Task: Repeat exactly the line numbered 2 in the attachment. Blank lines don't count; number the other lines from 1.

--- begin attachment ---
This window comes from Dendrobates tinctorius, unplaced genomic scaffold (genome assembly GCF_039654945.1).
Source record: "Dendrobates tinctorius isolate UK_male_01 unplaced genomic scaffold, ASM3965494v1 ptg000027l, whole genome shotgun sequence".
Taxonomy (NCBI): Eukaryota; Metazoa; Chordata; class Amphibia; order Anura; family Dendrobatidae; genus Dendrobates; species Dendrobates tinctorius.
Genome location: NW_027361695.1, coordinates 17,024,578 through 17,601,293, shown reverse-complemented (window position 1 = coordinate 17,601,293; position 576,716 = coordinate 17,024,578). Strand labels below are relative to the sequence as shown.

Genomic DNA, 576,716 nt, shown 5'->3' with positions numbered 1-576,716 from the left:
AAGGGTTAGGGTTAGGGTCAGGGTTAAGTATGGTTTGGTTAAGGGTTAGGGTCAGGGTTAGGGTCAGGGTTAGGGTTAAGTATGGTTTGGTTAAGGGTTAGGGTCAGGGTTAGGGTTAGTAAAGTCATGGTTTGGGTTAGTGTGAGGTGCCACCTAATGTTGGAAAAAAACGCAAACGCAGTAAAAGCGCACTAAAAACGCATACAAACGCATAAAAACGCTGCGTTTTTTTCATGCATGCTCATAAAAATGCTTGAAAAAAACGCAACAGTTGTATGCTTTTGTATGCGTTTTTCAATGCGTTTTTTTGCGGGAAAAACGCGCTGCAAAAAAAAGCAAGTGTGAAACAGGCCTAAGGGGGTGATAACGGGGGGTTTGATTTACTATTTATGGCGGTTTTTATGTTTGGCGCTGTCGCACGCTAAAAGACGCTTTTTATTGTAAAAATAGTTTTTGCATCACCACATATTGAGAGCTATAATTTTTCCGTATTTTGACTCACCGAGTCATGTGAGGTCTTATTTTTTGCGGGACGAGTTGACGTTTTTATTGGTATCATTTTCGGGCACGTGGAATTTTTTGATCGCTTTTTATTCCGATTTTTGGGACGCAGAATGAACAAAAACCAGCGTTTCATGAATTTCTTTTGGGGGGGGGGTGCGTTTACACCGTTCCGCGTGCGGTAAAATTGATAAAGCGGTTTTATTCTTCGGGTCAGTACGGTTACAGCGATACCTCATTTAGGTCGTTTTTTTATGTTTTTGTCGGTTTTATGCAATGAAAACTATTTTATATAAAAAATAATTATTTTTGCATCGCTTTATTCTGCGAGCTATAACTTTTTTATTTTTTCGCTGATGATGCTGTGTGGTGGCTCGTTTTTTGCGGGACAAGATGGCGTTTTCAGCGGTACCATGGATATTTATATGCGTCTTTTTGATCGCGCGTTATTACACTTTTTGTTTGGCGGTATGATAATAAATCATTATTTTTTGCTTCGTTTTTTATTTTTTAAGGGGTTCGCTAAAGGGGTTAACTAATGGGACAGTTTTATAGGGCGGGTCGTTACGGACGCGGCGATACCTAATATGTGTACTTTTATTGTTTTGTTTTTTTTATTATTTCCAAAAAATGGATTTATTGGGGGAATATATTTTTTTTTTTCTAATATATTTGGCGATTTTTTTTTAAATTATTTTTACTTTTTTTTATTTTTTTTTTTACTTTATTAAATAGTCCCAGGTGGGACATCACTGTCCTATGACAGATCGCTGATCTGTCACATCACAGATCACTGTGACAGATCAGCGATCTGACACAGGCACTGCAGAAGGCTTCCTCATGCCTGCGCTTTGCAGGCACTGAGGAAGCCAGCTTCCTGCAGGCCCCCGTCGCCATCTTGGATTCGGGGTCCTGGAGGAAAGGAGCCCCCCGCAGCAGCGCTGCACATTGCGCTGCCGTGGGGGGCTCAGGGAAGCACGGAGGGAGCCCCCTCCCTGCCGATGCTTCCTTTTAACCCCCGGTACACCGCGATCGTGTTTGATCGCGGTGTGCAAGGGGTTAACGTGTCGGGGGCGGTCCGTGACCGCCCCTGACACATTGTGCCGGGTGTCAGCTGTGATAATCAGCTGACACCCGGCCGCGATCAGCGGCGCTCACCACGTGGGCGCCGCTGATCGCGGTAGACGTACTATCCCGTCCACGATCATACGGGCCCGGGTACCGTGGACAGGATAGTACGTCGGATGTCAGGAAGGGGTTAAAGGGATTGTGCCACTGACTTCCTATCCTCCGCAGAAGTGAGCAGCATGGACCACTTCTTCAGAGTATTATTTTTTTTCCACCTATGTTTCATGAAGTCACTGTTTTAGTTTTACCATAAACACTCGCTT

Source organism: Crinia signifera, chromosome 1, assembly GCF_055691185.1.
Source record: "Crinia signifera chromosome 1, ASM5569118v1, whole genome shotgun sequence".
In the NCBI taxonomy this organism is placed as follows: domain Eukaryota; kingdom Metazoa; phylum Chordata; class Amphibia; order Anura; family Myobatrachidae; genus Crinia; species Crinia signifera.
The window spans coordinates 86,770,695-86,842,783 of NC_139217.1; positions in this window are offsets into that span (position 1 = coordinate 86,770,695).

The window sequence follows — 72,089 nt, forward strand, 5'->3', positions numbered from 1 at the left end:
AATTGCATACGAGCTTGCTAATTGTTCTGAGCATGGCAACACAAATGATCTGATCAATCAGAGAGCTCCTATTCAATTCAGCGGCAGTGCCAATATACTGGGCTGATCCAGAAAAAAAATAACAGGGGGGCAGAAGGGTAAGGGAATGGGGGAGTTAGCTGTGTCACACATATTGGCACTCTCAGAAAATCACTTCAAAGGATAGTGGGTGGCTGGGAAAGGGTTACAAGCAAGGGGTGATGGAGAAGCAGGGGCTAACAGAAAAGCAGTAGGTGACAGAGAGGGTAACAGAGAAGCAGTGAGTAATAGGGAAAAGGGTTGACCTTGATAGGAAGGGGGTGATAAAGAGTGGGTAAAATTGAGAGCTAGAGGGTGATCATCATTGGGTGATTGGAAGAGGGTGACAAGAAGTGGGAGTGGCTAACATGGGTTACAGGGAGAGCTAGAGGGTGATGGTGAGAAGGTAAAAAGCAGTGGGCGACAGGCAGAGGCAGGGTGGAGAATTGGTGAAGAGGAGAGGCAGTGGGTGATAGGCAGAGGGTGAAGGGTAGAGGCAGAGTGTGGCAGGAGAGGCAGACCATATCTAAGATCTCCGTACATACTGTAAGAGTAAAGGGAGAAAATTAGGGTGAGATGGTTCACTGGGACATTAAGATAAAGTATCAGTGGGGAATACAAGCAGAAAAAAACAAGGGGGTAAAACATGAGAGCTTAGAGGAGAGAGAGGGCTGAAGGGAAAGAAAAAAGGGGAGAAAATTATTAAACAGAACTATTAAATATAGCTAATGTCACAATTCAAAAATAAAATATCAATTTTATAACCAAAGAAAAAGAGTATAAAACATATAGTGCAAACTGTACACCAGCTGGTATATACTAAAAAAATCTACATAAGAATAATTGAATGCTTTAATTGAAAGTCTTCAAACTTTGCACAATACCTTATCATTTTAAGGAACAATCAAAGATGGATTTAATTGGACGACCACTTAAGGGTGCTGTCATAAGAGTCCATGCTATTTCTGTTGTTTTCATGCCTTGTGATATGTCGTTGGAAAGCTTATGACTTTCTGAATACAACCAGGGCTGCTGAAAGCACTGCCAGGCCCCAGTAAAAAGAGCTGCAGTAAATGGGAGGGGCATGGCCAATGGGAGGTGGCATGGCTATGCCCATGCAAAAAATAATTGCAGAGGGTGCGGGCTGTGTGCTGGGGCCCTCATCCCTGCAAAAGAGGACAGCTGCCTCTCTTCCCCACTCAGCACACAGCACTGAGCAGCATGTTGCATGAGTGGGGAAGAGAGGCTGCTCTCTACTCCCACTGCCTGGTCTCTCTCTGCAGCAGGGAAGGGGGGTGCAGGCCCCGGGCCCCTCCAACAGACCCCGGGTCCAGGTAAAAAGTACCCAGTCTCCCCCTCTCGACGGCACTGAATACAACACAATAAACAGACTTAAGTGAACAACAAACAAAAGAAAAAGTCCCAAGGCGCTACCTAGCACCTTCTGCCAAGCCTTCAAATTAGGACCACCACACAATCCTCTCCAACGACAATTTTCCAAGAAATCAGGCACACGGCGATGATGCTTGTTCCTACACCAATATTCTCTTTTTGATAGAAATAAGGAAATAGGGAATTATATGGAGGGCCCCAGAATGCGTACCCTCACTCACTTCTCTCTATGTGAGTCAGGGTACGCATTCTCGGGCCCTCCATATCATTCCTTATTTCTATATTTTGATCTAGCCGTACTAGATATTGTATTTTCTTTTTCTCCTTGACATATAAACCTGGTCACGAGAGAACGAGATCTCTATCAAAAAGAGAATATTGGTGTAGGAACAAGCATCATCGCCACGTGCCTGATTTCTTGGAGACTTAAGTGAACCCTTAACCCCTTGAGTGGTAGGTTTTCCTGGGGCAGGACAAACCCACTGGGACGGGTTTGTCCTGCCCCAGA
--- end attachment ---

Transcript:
Source record: "Dendrobates tinctorius isolate UK_male_01 unplaced genomic scaffold, ASM3965494v1 ptg000027l, whole genome shotgun sequence".